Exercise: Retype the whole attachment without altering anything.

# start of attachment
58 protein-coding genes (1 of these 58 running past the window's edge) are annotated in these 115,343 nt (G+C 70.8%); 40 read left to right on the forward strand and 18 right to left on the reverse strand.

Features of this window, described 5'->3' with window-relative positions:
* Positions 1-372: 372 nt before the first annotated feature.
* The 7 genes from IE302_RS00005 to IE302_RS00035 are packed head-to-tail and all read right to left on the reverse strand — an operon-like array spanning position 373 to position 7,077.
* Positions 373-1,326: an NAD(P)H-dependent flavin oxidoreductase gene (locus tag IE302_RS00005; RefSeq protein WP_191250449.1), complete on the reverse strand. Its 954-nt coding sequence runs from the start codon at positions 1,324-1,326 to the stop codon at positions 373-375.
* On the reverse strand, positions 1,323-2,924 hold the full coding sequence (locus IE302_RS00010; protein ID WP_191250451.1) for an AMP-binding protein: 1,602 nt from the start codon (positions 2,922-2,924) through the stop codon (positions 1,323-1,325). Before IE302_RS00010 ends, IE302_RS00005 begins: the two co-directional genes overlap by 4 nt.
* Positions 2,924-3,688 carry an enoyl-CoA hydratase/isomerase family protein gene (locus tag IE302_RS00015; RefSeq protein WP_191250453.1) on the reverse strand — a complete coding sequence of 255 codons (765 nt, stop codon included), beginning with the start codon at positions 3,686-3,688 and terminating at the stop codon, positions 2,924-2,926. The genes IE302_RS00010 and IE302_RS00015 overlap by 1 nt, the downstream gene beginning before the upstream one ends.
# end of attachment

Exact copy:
58 protein-coding genes (1 of these 58 running past the window's edge) are annotated in these 115,343 nt (G+C 70.8%); 40 read left to right on the forward strand and 18 right to left on the reverse strand.

Features of this window, described 5'->3' with window-relative positions:
* Positions 1-372: 372 nt before the first annotated feature.
* The 7 genes from IE302_RS00005 to IE302_RS00035 are packed head-to-tail and all read right to left on the reverse strand — an operon-like array spanning position 373 to position 7,077.
* Positions 373-1,326: an NAD(P)H-dependent flavin oxidoreductase gene (locus tag IE302_RS00005; RefSeq protein WP_191250449.1), complete on the reverse strand. Its 954-nt coding sequence runs from the start codon at positions 1,324-1,326 to the stop codon at positions 373-375.
* On the reverse strand, positions 1,323-2,924 hold the full coding sequence (locus IE302_RS00010; protein ID WP_191250451.1) for an AMP-binding protein: 1,602 nt from the start codon (positions 2,922-2,924) through the stop codon (positions 1,323-1,325). Before IE302_RS00010 ends, IE302_RS00005 begins: the two co-directional genes overlap by 4 nt.
* Positions 2,924-3,688 carry an enoyl-CoA hydratase/isomerase family protein gene (locus tag IE302_RS00015; RefSeq protein WP_191250453.1) on the reverse strand — a complete coding sequence of 255 codons (765 nt, stop codon included), beginning with the start codon at positions 3,686-3,688 and terminating at the stop codon, positions 2,924-2,926. The genes IE302_RS00010 and IE302_RS00015 overlap by 1 nt, the downstream gene beginning before the upstream one ends.